There is no change in Iran's approach to the KRG. Tehran continues oppressing Irbil to keep its distance from Turkey in political and economic terms including energy issues. Iran has also tried to take steps that would undermine President Barzani
Iranian President Hassan Rouhani paid a visit to Turkey on June 9, 2014, a year after he was elected president. This was a significant visit to reform the relations with Iran that were broken since they supported Syrian President Bashar Assad who has used chemical weapons in Syria. However, some other important problems were lying at the root of Iran-Turkey relations apart from Syria and Assad that were not publicly expressed. I had listed those problems two days before Rouhani's visit in my Daily Sabah column.
1. Turkey is conducting the reconciliation process to disarm the PKK. Iran does not favor the process to be accomplished, and Ankara is aware of this. 2. Iran is upset with the relations between Turkey and the Iraq Kurdistan Regional Government (KRG). It especially tries to prevent the steps taken to introduce Kurdish oil to the world market through Turkey. 3. Iran is in cooperation with the Democratic Union Party (PYD) in northern Syria, which is a wing of the PKK. It even provides the PYD with weapons.
Almost 10 months have passed since I wrote that column. Now, President Recep Tayyip Erdoğan is expected to pay a visit to Tehran on April 7. Before Erdoğan's scheduled visit to Tehran, let's review the problematic parts of Turkey-Iran relations from Ankara's point of view. First I would like to handle the visible problems. Over the course of 10 months, Iran's aggressive sectarian and expansionist policies have gone beyond Syrian borders. Tehran's support for Assad was already one of the most significant problems. Iran used the chain of operations that was initiated by the international coalition against the Islamic State of Iraq and al-Sham (ISIS) to expand its sphere of influence. It joined the operations that the Iraqi army began in order to save Mosul and neighboring cities from ISIS with the Shiite militia it supported. Iranian commanders posed for the cameras both in Syria and Iraq. This aggressive stance by Iran turned the fight against ISIS into a sectarian debate. This uneasiness was clearly felt by the KRG in both northern Iraq and other actors of the region. KRG Prime Minister Nechirvan Barzani wanted the Turkish military to join in on the Mosul operation due to Iran's aggressive attitude.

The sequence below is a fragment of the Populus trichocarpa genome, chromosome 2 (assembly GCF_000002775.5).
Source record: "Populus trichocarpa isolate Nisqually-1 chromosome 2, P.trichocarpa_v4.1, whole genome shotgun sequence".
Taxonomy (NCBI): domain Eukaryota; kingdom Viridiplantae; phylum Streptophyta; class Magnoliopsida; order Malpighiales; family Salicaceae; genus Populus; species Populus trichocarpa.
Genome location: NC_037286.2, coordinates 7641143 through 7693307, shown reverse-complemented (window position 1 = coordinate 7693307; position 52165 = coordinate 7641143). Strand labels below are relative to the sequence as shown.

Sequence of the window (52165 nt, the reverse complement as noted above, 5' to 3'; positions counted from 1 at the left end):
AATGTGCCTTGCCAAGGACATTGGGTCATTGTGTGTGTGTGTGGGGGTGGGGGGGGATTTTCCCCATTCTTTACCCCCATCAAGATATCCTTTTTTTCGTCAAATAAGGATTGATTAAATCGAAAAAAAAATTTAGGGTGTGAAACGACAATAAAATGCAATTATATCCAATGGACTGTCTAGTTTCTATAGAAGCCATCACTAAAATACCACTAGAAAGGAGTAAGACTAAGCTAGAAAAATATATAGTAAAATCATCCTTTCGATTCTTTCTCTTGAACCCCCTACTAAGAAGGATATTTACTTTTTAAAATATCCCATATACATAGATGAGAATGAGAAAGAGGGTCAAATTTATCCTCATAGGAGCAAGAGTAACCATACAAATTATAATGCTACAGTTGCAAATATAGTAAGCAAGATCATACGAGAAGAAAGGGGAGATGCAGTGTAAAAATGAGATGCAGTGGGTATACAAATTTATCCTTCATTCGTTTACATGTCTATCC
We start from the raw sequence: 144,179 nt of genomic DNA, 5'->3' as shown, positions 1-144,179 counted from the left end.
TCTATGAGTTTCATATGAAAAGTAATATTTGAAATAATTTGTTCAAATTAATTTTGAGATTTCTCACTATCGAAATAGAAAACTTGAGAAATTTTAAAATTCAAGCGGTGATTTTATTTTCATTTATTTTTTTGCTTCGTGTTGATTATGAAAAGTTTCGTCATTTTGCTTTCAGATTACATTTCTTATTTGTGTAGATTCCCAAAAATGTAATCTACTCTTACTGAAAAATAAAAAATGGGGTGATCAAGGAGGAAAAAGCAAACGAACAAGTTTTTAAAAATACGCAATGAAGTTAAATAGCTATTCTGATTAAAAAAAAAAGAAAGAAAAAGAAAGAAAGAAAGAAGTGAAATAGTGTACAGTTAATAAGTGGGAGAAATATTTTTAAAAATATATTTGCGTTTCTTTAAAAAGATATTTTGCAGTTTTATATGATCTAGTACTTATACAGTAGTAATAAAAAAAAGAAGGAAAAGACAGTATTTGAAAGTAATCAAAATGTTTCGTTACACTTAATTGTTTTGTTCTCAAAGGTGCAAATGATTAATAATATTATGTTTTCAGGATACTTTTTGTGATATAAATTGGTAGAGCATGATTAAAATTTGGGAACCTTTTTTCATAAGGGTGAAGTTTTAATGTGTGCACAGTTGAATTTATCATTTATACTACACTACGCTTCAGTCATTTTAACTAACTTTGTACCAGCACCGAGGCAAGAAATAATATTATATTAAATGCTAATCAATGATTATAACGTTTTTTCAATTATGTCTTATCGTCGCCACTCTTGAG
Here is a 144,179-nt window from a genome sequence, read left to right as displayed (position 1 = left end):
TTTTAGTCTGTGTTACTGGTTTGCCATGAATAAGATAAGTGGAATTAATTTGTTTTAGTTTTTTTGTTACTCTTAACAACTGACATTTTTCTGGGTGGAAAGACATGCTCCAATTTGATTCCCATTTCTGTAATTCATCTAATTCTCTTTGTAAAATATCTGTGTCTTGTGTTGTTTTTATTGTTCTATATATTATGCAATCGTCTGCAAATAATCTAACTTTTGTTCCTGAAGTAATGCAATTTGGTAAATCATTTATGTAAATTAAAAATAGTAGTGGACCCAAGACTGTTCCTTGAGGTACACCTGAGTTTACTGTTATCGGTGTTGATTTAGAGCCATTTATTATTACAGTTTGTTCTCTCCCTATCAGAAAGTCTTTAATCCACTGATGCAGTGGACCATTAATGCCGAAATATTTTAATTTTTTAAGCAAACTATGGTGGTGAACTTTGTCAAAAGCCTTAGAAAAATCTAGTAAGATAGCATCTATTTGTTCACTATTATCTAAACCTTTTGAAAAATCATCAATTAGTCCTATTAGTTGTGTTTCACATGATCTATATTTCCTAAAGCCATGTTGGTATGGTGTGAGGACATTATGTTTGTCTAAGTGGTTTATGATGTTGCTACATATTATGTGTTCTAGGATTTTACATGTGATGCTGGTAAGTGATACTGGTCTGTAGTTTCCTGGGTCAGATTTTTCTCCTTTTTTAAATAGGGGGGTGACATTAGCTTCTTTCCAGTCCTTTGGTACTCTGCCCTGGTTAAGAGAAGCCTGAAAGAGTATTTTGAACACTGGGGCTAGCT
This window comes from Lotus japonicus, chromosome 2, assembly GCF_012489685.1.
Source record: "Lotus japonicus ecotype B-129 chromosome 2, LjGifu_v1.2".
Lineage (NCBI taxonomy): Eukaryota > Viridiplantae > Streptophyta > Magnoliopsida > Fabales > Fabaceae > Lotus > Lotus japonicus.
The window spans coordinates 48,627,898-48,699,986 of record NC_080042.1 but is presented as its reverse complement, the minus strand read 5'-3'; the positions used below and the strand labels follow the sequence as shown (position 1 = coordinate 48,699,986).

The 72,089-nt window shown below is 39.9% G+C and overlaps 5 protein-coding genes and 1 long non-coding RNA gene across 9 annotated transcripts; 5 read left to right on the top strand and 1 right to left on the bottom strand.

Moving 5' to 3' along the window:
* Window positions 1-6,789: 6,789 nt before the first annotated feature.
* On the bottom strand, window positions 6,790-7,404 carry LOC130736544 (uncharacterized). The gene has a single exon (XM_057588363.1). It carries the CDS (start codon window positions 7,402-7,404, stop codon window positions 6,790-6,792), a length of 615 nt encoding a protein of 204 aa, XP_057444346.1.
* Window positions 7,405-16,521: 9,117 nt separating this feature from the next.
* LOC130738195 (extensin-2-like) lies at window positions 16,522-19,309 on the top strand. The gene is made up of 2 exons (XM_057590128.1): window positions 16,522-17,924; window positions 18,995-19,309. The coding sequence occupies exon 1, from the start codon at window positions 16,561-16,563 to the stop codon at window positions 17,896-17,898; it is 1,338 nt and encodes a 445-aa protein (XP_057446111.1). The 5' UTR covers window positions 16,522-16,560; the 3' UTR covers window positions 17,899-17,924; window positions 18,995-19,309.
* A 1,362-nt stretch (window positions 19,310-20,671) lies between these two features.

While Iran's aggressive stance in Iraq and Syria was also upsetting Ankara, the coup attempts of the Iran-backed Houthis in Yemen caused Tehran to reach the tipping point. The coalition formed by Arab countries led by Saudi Arabia made a military intervention in Yemen. This was the expression of the accumulated anger toward Iran's regional policies. Erdoğan reflected this accumulation of anger with his remark: "Iran must leave Syria, Iraq and Yemen." Ankara announced that it would back up the coalition intervening in Yemen. So far I wrote the visible reasons of the rising tension between Ankara and Tehran. Now I would like to mention the other side of the coin that is worrying Ankara.
Iran's approach to the reconciliation process has not changed. It still does not wish for the success of the process since it believes that the PKK's disarmament in Turkey would lead it to target Iran. Therefore, it blockaded the Qandil Mountains in Iraq, the headquarters of the PKK. It tries to persuade PKK administrators by conducting negotiations with them. When persuasion efforts do not yield results, it resorted to weapons, bombing the Qandil Mountains. We witnessed the latest instance of this a few days before the historic call of disarmament made to the PKK at Dolmabahçe Palace in late February.
There is no change in Iran's approach to the KRG. Tehran continues oppressing Irbil to keep distance from Turkey in political and economic terms including the energy issues. Also, Iran tried to take steps that would undermine Barzani. Some allegations we have are parallel to the statements of Jordan's former information minister, Saleh al-Qallab. According to some reports from northern Iraqi media, Qallab alleged that Iran was involved in various initiatives to take out KRG President Massoud Barzani. Iran does not favor Barzani since Barzani views Turkey as a strategic partner.
Erdoğan is to visit Iran in the midst of these developments. From whichever point you look at the picture, the results of the visit will profoundly affect Turkey-Iran relations and the future of the region.